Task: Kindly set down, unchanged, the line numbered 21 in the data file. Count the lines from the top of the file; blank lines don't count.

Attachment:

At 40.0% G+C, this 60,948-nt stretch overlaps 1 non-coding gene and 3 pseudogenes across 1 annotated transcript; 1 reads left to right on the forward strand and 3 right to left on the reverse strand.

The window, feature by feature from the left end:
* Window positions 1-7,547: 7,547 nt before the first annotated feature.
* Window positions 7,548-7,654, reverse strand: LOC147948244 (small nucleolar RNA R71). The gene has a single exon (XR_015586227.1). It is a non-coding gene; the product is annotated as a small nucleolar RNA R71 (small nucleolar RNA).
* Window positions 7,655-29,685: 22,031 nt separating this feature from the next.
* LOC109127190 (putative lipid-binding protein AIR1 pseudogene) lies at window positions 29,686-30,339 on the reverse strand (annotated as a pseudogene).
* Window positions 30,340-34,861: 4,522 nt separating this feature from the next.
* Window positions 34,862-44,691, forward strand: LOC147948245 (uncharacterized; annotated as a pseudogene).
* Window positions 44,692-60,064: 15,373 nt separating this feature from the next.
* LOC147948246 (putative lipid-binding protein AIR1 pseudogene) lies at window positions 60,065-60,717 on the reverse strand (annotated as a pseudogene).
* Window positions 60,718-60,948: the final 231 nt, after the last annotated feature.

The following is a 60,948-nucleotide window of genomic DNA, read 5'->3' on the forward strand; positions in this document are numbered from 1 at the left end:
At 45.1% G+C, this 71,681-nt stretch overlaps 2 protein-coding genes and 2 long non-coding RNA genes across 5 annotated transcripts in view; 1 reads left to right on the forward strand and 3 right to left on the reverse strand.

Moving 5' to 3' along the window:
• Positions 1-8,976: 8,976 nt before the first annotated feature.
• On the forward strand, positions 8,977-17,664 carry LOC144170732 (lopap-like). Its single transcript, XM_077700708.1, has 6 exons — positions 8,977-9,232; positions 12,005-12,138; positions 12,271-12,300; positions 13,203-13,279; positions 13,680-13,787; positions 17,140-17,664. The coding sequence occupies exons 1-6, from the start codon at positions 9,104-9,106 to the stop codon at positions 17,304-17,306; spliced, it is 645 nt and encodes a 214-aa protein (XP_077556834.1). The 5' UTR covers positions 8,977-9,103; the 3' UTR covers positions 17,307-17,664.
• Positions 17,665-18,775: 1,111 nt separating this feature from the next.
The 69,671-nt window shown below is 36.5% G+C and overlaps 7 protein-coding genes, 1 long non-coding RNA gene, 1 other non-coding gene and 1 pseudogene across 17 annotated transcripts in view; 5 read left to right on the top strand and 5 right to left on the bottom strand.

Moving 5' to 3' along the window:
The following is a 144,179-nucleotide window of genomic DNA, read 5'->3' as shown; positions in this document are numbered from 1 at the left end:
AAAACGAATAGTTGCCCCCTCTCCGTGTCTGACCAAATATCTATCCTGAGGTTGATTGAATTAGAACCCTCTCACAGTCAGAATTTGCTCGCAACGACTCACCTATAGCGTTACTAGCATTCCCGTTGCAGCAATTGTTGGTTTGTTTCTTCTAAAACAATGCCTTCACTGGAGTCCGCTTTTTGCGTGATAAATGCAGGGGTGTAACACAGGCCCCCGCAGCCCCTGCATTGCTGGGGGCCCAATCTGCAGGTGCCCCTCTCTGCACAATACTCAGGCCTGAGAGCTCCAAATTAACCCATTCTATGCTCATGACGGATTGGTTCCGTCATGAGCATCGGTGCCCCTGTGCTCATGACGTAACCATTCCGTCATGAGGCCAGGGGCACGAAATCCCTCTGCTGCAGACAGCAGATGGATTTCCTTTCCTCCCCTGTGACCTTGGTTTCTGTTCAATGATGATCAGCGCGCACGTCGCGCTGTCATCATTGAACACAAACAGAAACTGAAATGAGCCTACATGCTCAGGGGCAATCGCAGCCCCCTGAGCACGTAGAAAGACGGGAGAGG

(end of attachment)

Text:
AAAACGAATAGTTGCCCCCTCTCCGTGTCTGACCAAATATCTATCCTGAGGTTGATTGAATTAGAACCCTCTCACAGTCAGAATTTGCTCGCAACGACTCACCTATAGCGTTACTAGCATTCCCGTTGCAGCAATTGTTGGTTTGTTTCTTCTAAAACAATGCCTTCACTGGAGTCCGCTTTTTGCGTGATAAATGCAGGGGTGTAACACAGGCCCCCGCAGCCCCTGCATTGCTGGGGGCCCAATCTGCAGGTGCCCCTCTCTGCACAATACTCAGGCCTGAGAGCTCCAAATTAACCCATTCTATGCTCATGACGGATTGGTTCCGTCATGAGCATCGGTGCCCCTGTGCTCATGACGTAACCATTCCGTCATGAGGCCAGGGGCACGAAATCCCTCTGCTGCAGACAGCAGATGGATTTCCTTTCCTCCCCTGTGACCTTGGTTTCTGTTCAATGATGATCAGCGCGCACGTCGCGCTGTCATCATTGAACACAAACAGAAACTGAAATGAGCCTACATGCTCAGGGGCAATCGCAGCCCCCTGAGCACGTAGAAAGACGGGAGAGG